In 2006, Jukka Koskinen was selected as Ensto’s new CEO.[13] Ensto bought a share of 91% from French Ocor Group, which specializes in pre-assembled electrical installation systems. Ocor’s systems were used, for example, in the electrification of offices and business premises.[14] In 2007, the turnover of Ensto Group was 233 million euros.[15]

The acquisition of Enervent, a Porvoo-based ventilation equipment manufacturer, was finalized in 2009,[16] as well as Estonian IMCO.[7] Enervent’s CEO, Timo Luukkainen started as Ensto's CEO.[15]


In 2010 EM Group Oy had forty subsidiaries, operated in 19 countries and employed 1,700 persons.[5] Ensto bought Novexia in France in 2010, French PGEP in 2012, Finnish Alppilux in 2014.[7]

Ensto started a cooperation with Arcteq, which integrated its protection relays with Ensto’s circuit breakers.[17] In 2016, a French manufacturer of surge protectors for electrical distribution networks, Tridelta Parafoudres[7] as well as a minority interest in Arcteq were purchased.[17] Ari Virtanen started as Ensto’s CEO.[18]

In 2017, EM Group, owned by the Miettinen family, was split into three new companies: Tianta, Ensto Invest, and EM Group.[19] In 2018, the majority of the group's ownership was transferred to the third generation, to Ensio Miettinen’s 8 grandchildren.[20] Hannu Keinänen was appointed to the position of Ensto’s CEO in 2019.[21]


Ensto’s owner and parent company, Ensto Invest Oy, is owned by the Miettinen family. In 2018, Ensto’s 10 owners were part of Ensto Invest’s Board of Directors.[20] The headquarters of Ensto is in Porvoo, Finland, where the company was founded.[1]

In 2019, Ensto employed approximately 1,600 people in 19 countries in Europe, the United States, and Asia,[1] and it had two business areas:[22]

  • Ensto Smart Buildings offers electrification, lighting, and EV charging solutions[buzzword] to designers, contractors, construction companies, and real estate owners and facility management.
  • Ensto Utility Networks offers solutions[buzzword] for network automation, power quality and network monitoring. It also designs and develops the overhead line and underground cable solutions.[buzzword]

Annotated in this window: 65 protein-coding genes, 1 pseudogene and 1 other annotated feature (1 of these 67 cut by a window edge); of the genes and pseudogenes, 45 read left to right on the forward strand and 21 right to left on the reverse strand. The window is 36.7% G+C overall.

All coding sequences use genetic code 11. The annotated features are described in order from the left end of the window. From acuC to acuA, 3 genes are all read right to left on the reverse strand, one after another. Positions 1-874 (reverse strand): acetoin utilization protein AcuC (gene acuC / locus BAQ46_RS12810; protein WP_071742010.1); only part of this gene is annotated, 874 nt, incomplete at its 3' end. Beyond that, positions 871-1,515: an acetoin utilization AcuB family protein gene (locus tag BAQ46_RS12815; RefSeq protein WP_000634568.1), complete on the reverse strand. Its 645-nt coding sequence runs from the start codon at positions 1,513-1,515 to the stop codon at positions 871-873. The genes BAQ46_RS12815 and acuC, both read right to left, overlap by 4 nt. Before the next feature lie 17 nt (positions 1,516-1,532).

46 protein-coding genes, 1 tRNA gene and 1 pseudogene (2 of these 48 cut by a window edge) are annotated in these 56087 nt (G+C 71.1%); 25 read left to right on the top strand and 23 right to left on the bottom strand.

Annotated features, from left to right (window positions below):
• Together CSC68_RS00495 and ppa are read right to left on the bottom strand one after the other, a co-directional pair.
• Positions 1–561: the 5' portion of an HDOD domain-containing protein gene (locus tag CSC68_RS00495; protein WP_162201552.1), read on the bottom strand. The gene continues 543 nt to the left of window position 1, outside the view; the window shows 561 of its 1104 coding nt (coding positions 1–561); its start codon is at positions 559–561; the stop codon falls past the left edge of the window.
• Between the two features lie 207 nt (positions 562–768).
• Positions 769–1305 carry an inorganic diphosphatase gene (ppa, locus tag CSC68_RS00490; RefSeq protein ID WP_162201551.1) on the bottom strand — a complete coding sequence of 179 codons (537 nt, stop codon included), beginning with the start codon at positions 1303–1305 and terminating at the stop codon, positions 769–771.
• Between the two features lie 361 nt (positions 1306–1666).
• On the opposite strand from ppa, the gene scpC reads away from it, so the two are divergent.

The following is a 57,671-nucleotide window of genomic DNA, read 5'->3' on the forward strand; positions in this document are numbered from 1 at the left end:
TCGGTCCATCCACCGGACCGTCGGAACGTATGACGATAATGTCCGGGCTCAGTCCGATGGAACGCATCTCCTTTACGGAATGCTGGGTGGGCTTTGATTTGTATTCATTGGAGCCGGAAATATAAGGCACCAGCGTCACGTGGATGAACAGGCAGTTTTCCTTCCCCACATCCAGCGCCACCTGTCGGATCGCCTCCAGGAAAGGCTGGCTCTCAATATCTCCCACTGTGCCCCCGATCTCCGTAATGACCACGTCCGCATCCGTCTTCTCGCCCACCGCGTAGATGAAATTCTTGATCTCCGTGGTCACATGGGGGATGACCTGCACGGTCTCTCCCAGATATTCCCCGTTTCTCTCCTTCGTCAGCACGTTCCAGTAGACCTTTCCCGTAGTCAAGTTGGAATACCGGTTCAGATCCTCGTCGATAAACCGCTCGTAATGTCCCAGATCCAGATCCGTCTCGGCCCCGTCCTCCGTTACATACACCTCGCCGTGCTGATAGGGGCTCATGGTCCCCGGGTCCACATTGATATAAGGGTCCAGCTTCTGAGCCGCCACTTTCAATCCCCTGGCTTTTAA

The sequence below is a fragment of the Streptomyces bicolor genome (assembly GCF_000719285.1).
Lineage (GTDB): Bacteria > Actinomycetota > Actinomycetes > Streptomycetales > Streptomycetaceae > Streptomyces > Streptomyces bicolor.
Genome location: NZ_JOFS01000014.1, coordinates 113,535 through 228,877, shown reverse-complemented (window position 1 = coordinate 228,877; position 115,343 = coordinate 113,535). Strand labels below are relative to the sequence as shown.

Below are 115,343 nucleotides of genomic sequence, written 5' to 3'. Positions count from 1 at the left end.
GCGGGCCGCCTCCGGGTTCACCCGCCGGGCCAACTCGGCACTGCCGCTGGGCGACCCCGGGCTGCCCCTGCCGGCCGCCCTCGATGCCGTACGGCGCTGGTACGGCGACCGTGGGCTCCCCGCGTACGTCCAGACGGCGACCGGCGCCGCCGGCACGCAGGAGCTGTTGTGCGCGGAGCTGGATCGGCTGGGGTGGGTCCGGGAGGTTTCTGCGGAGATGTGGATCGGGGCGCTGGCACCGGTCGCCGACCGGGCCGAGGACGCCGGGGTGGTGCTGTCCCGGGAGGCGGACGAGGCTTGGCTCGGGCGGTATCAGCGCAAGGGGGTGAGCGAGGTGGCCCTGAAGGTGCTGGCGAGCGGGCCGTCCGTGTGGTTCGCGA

Business culture[edit]

Esko Kahela, who worked at Ensto as a manager from 1973 to 1993 is the creator of the so-called “Ensto spirit”, in which the goals of the company and employees match each other.[4]


  • In 1982 Oy Ensio Miettinen Ab got the National Entrepreneur Award in Finland[23]
  • In 2012 Ensto's EVP charging point EVP won the Red Dot Design Award[24]


  1. ^ a b c d "Ensto in Brief". Ensto. Retrieved 2019-11-05.
  2. ^ "Ensto companies worldwide". Ensto. Retrieved 2019-11-05.
  3. ^ a b c d e f g h i "Vaurauden tarina: Yritysjohtaja, keksijä vai filosofi?". FIM Lounge (in Finnish). 2018-01-18. Retrieved 2019-11-05.
  4. ^ a b c d e f "Etusivu". kansallisbiografia.fi. Retrieved 2019-11-05.
  5. ^ a b c "Muistot: Ensio Miettinen". Helsingin Sanomat (in Finnish). 2010-12-08. Retrieved 2019-11-05.
  6. ^ a b c Pöysä, Jorma. "Toinen polvi vetovuorossa". Tärkeimmät talousuutiset | Kauppalehti (in Finnish). Retrieved 2019-11-05.
  7. ^ a b c d e "History". Ensto. Retrieved 2019-11-05.
  8. ^ "Ensto luopui listauksesta". Helsingin Sanomat (in Finnish). 2001-02-13. Retrieved 2019-11-05.
  9. ^ "Enston ja Onnisen toimitusjohtajat vaihtuvat". Helsingin Sanomat (in Finnish). 2001-06-05. Retrieved 2019-11-05.
  10. ^ toimitus. "Ensio Miettinen on kuollut". Uusimaa (in Finnish). Retrieved 2019-11-05.
  11. ^ "Marjo Miettinen: Isän tyttö - Taivas+Helvetti". taivasjahelvetti.fi (in Finnish). Retrieved 2019-11-05.
  12. ^ a b Markkinointi, Huomenna. "Ensto kansainvälistyy mutta haluaa kasvaa hallitusti". Tärkeimmät talousuutiset | Kauppalehti (in Finnish). Retrieved 2019-11-05.
  13. ^ Kauppalehti. "Jukka Koskinen Enston johtoon". Tärkeimmät talousuutiset | Kauppalehti (in Finnish). Retrieved 2019-11-05.
  14. ^ Kauppalehti. "Ensto ostaa ranskalaisen Ocor-konsernin". Tärkeimmät talousuutiset | Kauppalehti (in Finnish). Retrieved 2019-11-05.
  15. ^ a b Sinervä, Ilkka. "Enston Miettiset ostavat suuren kilpailijan Ranskasta". Tärkeimmät talousuutiset | Kauppalehti (in Finnish). Retrieved 2019-11-05.
  16. ^ Kauppalehti. "Ensto nappasi porvoolaisen Enerventin". Tärkeimmät talousuutiset | Kauppalehti (in Finnish). Retrieved 2019-11-05.
  17. ^ a b Seies, Eeva-Riitta. "Ensto auttaa Arcteqia kasvamaan". Talouselämä (in Finnish). Retrieved 2019-11-05.
  18. ^ "Enston toimitusjohtaja vaihtuu". Rakennuslehti (in Finnish). 2019-01-03. Retrieved 2019-11-05.
  19. ^ Koho, Saara. "Miettisten perheyritys EM Group jakautui". Tärkeimmät talousuutiset | Kauppalehti (in Finnish). Retrieved 2019-11-05.
  20. ^ a b Pesonen, Eeva-Stiina. "Serkukset vetäytyivät mökille ja tekivät päätöksen: "Jatkamme sukuyhtiönä"". Tärkeimmät talousuutiset | Kauppalehti (in Finnish). Retrieved 2019-11-05.
  21. ^ "Enston toimitusjohtaja vaihtuu". Rakennuslehti (in Finnish). 2019-01-03. Retrieved 2019-11-05.
  22. ^ "Organization". Ensto. Retrieved 2019-11-05.
  23. ^ "Vuoden Yrittäjät". Yrittajat.fi (in Finnish). 2010-03-31. Retrieved 2019-11-05.
  24. ^ "Ensto's EV Charging Point Receives Red Dot Award for Product Design 2012". Power Technology | Energy News and Market Analysis. Retrieved 2019-11-05.

External links[edit]